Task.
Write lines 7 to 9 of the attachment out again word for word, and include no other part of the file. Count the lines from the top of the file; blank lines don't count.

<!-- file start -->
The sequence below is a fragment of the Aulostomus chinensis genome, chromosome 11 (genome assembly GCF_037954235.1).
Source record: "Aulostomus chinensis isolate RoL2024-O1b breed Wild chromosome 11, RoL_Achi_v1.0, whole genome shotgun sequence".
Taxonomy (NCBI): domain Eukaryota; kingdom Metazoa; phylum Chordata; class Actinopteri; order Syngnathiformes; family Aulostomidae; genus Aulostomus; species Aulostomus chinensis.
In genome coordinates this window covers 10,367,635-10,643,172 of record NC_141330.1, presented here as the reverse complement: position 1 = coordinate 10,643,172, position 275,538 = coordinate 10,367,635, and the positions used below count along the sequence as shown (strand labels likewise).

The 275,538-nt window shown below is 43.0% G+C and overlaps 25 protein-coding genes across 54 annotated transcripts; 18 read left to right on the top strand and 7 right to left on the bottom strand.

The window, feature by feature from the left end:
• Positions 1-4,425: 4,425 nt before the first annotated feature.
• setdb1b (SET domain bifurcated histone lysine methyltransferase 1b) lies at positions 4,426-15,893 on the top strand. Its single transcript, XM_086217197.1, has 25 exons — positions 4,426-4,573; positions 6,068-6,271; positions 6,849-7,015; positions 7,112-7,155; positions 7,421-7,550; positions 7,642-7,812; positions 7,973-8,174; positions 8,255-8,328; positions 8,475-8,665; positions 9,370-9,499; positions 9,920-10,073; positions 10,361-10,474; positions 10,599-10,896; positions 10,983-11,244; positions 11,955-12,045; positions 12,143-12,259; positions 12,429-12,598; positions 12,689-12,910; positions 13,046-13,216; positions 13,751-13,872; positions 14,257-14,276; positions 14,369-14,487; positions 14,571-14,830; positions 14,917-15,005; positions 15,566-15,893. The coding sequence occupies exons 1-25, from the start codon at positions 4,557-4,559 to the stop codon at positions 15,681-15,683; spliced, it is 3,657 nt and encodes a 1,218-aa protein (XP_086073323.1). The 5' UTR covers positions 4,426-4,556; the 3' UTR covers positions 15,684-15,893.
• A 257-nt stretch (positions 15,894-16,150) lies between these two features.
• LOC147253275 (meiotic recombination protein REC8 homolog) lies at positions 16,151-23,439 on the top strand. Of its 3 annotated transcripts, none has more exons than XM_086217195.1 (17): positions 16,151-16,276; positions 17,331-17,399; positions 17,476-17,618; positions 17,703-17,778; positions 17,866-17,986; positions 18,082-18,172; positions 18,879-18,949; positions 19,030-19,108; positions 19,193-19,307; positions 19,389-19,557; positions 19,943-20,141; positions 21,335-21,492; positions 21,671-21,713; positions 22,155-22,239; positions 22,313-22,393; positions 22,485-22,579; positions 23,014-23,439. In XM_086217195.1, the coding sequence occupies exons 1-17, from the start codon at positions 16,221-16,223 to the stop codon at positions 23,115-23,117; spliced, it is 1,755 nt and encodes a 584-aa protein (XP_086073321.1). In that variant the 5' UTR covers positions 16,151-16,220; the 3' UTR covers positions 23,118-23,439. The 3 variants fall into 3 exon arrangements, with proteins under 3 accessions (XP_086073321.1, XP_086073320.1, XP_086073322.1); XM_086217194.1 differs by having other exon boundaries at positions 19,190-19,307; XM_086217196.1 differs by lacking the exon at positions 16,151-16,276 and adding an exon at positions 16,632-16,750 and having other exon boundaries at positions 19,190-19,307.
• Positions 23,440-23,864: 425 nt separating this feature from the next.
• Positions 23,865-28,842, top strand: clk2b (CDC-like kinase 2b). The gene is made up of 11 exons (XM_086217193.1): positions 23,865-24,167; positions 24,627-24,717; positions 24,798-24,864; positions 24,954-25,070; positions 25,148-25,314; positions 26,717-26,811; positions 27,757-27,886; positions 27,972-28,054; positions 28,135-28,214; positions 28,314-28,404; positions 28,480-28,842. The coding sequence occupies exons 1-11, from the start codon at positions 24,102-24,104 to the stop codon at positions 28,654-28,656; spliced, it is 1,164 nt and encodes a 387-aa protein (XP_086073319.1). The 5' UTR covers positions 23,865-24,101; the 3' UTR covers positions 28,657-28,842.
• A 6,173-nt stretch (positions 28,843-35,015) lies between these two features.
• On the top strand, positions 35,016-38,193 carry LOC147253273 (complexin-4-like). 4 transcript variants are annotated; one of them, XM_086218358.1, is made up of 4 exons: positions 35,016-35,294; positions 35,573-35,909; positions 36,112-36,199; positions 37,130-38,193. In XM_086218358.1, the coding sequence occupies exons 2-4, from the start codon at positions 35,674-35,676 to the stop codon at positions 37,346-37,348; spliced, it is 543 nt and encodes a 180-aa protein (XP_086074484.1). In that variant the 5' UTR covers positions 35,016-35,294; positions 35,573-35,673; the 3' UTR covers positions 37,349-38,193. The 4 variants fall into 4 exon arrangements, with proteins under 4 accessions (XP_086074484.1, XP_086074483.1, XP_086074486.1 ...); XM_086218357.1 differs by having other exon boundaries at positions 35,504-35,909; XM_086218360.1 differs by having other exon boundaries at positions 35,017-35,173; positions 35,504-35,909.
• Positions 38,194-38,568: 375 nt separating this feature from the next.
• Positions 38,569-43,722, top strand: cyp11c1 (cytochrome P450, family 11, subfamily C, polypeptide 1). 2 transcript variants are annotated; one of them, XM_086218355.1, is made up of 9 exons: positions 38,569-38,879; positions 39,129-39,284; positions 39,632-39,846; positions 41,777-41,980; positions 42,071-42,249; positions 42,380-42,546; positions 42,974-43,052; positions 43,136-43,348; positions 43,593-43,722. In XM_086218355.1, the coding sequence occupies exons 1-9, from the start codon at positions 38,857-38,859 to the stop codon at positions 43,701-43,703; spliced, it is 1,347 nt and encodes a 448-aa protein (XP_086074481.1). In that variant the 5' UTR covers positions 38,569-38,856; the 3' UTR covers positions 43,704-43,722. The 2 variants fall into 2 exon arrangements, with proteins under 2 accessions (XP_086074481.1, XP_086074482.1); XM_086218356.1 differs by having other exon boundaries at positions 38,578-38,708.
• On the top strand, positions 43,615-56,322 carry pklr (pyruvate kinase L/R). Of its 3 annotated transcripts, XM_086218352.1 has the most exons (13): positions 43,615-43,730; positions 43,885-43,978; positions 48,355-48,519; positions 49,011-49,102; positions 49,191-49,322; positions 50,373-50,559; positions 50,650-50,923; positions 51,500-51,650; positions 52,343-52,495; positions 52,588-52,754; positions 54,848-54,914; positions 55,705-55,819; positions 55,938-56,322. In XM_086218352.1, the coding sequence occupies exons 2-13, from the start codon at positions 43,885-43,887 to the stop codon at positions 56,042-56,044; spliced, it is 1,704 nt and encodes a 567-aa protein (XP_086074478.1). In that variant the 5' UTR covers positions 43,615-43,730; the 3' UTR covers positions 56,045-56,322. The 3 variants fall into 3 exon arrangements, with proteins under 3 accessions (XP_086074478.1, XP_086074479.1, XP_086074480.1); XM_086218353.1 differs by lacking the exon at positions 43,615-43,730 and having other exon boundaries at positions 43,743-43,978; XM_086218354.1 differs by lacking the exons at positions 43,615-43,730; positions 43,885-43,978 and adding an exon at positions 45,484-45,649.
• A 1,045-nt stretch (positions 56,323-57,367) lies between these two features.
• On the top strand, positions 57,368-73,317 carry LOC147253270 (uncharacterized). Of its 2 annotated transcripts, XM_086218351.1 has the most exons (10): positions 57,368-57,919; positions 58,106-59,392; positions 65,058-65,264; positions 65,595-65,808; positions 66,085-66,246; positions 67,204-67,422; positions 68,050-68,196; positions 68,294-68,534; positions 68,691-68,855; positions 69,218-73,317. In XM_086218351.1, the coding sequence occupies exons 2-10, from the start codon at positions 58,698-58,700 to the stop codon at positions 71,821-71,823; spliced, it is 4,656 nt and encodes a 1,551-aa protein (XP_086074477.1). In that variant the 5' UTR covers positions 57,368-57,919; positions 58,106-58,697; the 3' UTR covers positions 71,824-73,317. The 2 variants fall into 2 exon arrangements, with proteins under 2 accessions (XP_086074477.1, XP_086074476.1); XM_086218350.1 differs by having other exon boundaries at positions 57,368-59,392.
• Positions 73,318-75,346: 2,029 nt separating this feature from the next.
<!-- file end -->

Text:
• Positions 1-4,425: 4,425 nt before the first annotated feature.
• setdb1b (SET domain bifurcated histone lysine methyltransferase 1b) lies at positions 4,426-15,893 on the top strand. Its single transcript, XM_086217197.1, has 25 exons — positions 4,426-4,573; positions 6,068-6,271; positions 6,849-7,015; positions 7,112-7,155; positions 7,421-7,550; positions 7,642-7,812; positions 7,973-8,174; positions 8,255-8,328; positions 8,475-8,665; positions 9,370-9,499; positions 9,920-10,073; positions 10,361-10,474; positions 10,599-10,896; positions 10,983-11,244; positions 11,955-12,045; positions 12,143-12,259; positions 12,429-12,598; positions 12,689-12,910; positions 13,046-13,216; positions 13,751-13,872; positions 14,257-14,276; positions 14,369-14,487; positions 14,571-14,830; positions 14,917-15,005; positions 15,566-15,893. The coding sequence occupies exons 1-25, from the start codon at positions 4,557-4,559 to the stop codon at positions 15,681-15,683; spliced, it is 3,657 nt and encodes a 1,218-aa protein (XP_086073323.1). The 5' UTR covers positions 4,426-4,556; the 3' UTR covers positions 15,684-15,893.
• A 257-nt stretch (positions 15,894-16,150) lies between these two features.